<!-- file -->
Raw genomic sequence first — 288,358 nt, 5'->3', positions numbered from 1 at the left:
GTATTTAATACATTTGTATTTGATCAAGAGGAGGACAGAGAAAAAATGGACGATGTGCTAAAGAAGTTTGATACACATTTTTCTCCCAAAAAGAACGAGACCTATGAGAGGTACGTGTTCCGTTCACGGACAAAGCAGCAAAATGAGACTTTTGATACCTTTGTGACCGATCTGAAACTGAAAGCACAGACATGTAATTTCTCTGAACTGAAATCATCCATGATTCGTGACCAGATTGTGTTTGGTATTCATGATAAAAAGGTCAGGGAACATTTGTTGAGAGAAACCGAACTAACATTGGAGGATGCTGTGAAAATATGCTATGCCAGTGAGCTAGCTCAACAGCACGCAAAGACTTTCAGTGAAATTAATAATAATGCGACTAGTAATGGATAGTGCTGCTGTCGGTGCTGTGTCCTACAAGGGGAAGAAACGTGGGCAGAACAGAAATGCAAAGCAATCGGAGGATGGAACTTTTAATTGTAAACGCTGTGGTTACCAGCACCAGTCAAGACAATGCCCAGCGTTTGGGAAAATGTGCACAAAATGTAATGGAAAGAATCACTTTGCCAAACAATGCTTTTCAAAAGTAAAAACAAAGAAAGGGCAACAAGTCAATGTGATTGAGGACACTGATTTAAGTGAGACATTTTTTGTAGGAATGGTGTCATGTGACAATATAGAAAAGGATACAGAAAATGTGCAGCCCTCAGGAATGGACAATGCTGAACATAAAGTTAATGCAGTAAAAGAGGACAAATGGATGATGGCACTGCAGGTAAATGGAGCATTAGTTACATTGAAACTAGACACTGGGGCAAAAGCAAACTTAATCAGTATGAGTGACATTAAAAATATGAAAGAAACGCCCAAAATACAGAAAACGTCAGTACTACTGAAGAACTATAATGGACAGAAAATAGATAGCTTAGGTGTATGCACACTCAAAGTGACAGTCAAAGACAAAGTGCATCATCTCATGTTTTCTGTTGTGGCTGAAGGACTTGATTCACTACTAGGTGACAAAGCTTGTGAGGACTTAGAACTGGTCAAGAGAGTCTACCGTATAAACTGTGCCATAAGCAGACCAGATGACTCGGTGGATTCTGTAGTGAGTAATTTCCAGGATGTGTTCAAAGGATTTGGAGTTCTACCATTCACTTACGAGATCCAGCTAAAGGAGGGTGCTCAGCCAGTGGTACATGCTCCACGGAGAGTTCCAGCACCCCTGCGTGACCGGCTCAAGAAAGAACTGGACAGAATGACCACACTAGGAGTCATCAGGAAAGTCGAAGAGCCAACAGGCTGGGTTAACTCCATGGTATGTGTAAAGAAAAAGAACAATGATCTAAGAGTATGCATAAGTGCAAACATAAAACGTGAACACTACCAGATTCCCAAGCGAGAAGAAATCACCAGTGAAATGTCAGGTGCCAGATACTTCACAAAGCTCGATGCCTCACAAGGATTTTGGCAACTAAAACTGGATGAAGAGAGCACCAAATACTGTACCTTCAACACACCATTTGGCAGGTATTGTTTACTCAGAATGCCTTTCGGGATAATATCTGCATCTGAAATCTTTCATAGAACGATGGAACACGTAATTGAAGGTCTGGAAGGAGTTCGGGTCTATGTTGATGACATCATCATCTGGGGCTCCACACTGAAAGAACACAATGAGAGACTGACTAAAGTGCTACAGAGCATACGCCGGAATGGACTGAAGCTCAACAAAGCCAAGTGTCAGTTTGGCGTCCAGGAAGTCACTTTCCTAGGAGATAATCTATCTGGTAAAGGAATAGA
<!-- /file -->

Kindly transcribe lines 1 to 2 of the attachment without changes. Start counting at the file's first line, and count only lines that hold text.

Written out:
Raw genomic sequence first — 288,358 nt, 5'->3', positions numbered from 1 at the left:
GTATTTAATACATTTGTATTTGATCAAGAGGAGGACAGAGAAAAAATGGACGATGTGCTAAAGAAGTTTGATACACATTTTTCTCCCAAAAAGAACGAGACCTATGAGAGGTACGTGTTCCGTTCACGGACAAAGCAGCAAAATGAGACTTTTGATACCTTTGTGACCGATCTGAAACTGAAAGCACAGACATGTAATTTCTCTGAACTGAAATCATCCATGATTCGTGACCAGATTGTGTTTGGTATTCATGATAAAAAGGTCAGGGAACATTTGTTGAGAGAAACCGAACTAACATTGGAGGATGCTGTGAAAATATGCTATGCCAGTGAGCTAGCTCAACAGCACGCAAAGACTTTCAGTGAAATTAATAATAATGCGACTAGTAATGGATAGTGCTGCTGTCGGTGCTGTGTCCTACAAGGGGAAGAAACGTGGGCAGAACAGAAATGCAAAGCAATCGGAGGATGGAACTTTTAATTGTAAACGCTGTGGTTACCAGCACCAGTCAAGACAATGCCCAGCGTTTGGGAAAATGTGCACAAAATGTAATGGAAAGAATCACTTTGCCAAACAATGCTTTTCAAAAGTAAAAACAAAGAAAGGGCAACAAGTCAATGTGATTGAGGACACTGATTTAAGTGAGACATTTTTTGTAGGAATGGTGTCATGTGACAATATAGAAAAGGATACAGAAAATGTGCAGCCCTCAGGAATGGACAATGCTGAACATAAAGTTAATGCAGTAAAAGAGGACAAATGGATGATGGCACTGCAGGTAAATGGAGCATTAGTTACATTGAAACTAGACACTGGGGCAAAAGCAAACTTAATCAGTATGAGTGACATTAAAAATATGAAAGAAACGCCCAAAATACAGAAAACGTCAGTACTACTGAAGAACTATAATGGACAGAAAATAGATAGCTTAGGTGTATGCACACTCAAAGTGACAGTCAAAGACAAAGTGCATCATCTCATGTTTTCTGTTGTGGCTGAAGGACTTGATTCACTACTAGGTGACAAAGCTTGTGAGGACTTAGAACTGGTCAAGAGAGTCTACCGTATAAACTGTGCCATAAGCAGACCAGATGACTCGGTGGATTCTGTAGTGAGTAATTTCCAGGATGTGTTCAAAGGATTTGGAGTTCTACCATTCACTTACGAGATCCAGCTAAAGGAGGGTGCTCAGCCAGTGGTACATGCTCCACGGAGAGTTCCAGCACCCCTGCGTGACCGGCTCAAGAAAGAACTGGACAGAATGACCACACTAGGAGTCATCAGGAAAGTCGAAGAGCCAACAGGCTGGGTTAACTCCATGGTATGTGTAAAGAAAAAGAACAATGATCTAAGAGTATGCATAAGTGCAAACATAAAACGTGAACACTACCAGATTCCCAAGCGAGAAGAAATCACCAGTGAAATGTCAGGTGCCAGATACTTCACAAAGCTCGATGCCTCACAAGGATTTTGGCAACTAAAACTGGATGAAGAGAGCACCAAATACTGTACCTTCAACACACCATTTGGCAGGTATTGTTTACTCAGAATGCCTTTCGGGATAATATCTGCATCTGAAATCTTTCATAGAACGATGGAACACGTAATTGAAGGTCTGGAAGGAGTTCGGGTCTATGTTGATGACATCATCATCTGGGGCTCCACACTGAAAGAACACAATGAGAGACTGACTAAAGTGCTACAGAGCATACGCCGGAATGGACTGAAGCTCAACAAAGCCAAGTGTCAGTTTGGCGTCCAGGAAGTCACTTTCCTAGGAGATAATCTATCTGGTAAAGGAATAGA